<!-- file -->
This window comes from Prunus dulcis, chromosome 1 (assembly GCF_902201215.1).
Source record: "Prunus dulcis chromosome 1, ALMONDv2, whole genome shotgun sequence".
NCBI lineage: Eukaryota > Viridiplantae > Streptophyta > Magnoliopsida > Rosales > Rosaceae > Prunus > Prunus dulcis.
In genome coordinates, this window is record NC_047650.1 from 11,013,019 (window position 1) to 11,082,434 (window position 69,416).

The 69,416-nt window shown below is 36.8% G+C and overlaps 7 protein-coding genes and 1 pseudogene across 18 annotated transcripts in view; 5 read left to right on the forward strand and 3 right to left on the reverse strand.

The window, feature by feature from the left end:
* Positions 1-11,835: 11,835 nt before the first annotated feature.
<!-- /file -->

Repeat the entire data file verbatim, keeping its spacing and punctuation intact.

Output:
This window comes from Prunus dulcis, chromosome 1 (assembly GCF_902201215.1).
Source record: "Prunus dulcis chromosome 1, ALMONDv2, whole genome shotgun sequence".
NCBI lineage: Eukaryota > Viridiplantae > Streptophyta > Magnoliopsida > Rosales > Rosaceae > Prunus > Prunus dulcis.
In genome coordinates, this window is record NC_047650.1 from 11,013,019 (window position 1) to 11,082,434 (window position 69,416).

The 69,416-nt window shown below is 36.8% G+C and overlaps 7 protein-coding genes and 1 pseudogene across 18 annotated transcripts in view; 5 read left to right on the forward strand and 3 right to left on the reverse strand.

The window, feature by feature from the left end:
* Positions 1-11,835: 11,835 nt before the first annotated feature.